Control microarray.

DNA from an untreated log-phase culture grown in complete (12C, 14N) medium was prepared identically to a density transfer sample (see above). Fractions that banded in the top 4.5% of the DNA in the gradient were pooled separately from the remainder of the genomic DNA. Microarray hybridization data of this DNA relative to the remaining genomic DNA were normalized and smoothed identically to those from the density transfer experiment.

Microarray data analysis.

Data were normalized as described in the supplemental material and smoothed as described previously (30). Any data points in the most distal 12-kb window were excluded to avoid any artifacts introduced by the smoothing process near the chromosome ends (14).

Two-dimensional (2D) gel electrophoresis.

High-molecular-weight DNA was isolated from cell pellets, digested with EcoRV, and subjected to electrophoresis in two dimensions (16). The fragments examined were as follows: ARS305, 4,206 bp; ARS511, 2,971 bp; ARS1414, 3,973 bp.

RESULTS

Extending the timeline.

According to the current model of HU-induced replication stress, HU causes defects in both origin activation and fork progression. Forks are generated from early-firing origins, and, when low levels of dNTPs hinder these forks, late origins are actively repressed by the MEC1/RAD53 checkpoint. These conclusions are based on examining replication for the first 90 to 120 min after adding HU to a synchronous culture of cells entering S phase. While this interval may be adequate for measuring the rate of nucleotide incorporation and fork movement, we felt that it might not be long enough to adequately distinguish between an inactivation of late origins and a delay in their initiation. We therefore extended the time frame over which samples of wild-type cells were collected after synchronously entering S phase in the presence of HU and monitored the genome for replication.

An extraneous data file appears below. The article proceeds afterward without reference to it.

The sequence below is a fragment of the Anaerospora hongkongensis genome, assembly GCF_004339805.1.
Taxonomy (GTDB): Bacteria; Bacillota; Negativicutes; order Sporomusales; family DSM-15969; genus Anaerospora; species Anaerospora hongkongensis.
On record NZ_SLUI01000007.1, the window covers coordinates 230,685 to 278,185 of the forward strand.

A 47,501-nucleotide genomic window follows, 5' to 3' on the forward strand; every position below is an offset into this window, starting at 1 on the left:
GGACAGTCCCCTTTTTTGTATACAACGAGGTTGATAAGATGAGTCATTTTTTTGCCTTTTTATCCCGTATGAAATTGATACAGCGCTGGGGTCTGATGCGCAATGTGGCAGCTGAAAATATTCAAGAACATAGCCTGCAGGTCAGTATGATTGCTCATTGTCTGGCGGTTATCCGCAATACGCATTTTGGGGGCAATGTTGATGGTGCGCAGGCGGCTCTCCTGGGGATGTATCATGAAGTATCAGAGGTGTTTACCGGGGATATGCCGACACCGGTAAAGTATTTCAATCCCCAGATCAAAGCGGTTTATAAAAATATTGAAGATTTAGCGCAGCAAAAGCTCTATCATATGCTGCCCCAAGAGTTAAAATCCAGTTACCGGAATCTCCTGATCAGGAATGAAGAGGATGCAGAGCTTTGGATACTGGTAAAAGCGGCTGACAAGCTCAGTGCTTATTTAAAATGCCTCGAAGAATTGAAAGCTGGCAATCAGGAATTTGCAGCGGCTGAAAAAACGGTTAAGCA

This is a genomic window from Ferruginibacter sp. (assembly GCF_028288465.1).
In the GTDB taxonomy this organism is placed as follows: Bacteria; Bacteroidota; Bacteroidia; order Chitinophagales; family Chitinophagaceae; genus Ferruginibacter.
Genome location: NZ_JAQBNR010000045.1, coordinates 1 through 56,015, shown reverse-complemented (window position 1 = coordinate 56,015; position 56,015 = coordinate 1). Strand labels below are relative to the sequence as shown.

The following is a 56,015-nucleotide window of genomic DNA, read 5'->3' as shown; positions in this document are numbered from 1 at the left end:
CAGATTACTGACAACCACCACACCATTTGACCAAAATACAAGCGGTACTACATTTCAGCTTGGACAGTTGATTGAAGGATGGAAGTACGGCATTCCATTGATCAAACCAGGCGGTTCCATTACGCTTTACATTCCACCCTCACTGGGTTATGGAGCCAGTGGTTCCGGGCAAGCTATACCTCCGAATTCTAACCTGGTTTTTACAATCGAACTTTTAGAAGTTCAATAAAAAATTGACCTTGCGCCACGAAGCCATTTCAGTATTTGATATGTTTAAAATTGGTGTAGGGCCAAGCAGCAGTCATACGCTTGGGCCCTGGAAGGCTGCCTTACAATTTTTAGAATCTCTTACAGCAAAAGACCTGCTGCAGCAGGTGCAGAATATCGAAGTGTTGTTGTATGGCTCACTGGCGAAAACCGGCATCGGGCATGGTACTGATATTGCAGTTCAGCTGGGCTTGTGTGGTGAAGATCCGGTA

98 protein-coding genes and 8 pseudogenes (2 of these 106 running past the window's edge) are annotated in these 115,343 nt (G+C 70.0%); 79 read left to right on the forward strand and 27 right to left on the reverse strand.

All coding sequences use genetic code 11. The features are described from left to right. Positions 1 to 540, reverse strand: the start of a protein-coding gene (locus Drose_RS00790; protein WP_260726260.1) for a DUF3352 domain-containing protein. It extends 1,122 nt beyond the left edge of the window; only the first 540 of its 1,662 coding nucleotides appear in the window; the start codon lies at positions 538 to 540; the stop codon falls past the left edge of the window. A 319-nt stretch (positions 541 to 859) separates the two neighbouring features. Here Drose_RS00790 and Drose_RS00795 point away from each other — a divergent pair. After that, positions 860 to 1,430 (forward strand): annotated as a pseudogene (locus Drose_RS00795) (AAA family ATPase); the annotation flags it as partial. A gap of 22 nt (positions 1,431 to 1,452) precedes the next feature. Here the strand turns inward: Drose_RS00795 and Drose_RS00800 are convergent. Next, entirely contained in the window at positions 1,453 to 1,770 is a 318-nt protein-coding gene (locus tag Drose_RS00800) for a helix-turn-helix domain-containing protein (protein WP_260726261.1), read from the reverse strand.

Qualitatively, progression through S phase was assessed by flow cytometry. Cells were synchronized with alpha mating pheromone followed by incubation at the restrictive temperature for the cdc7-1 allele. While the untreated culture attained 2C DNA content within 60 min of release from G1 phase, the HU-treated culture was still in mid-S (~1.5C DNA content) as late as 510 min after the release (Fig. (Fig.1A).1A). By 16 h in HU, cells reached a 2C DNA content and some of the cells divided to regenerate a 1C DNA peak (data not shown).

FIG. 1.
HU dramatically slows S phase progression and DNA synthesis. Cells grown at 23°C in isotopically dense (13C, 15N) medium were synchronized by incubation with alpha mating pheromone. The cells were then filtered, resuspended in yeast complete ( ...

To quantify the extent of genome replication in HU-treated cells, we employed a modification of the Meselson/Stahl density transfer experiment (see Materials and Methods). Genomic DNA was isolated from samples collected at intervals throughout S phase, cut with a restriction endonuclease (EcoRI), and subjected to equilibrium centrifugation in gradients of CsCl. The gradients were fractionated and analyzed by slot blot hybridization with a whole-genome probe to quantify the percentage of the genome that had become hybrid in density (%HL DNA) in each timed sample (24). The resulting quantitative kinetic curves from two independent collections reveal that the extent of DNA synthesis is suppressed in the presence of HU to ~6% of untreated levels but that HL DNA nevertheless continues to increase for at least 6 h (Fig. (Fig.1B1B).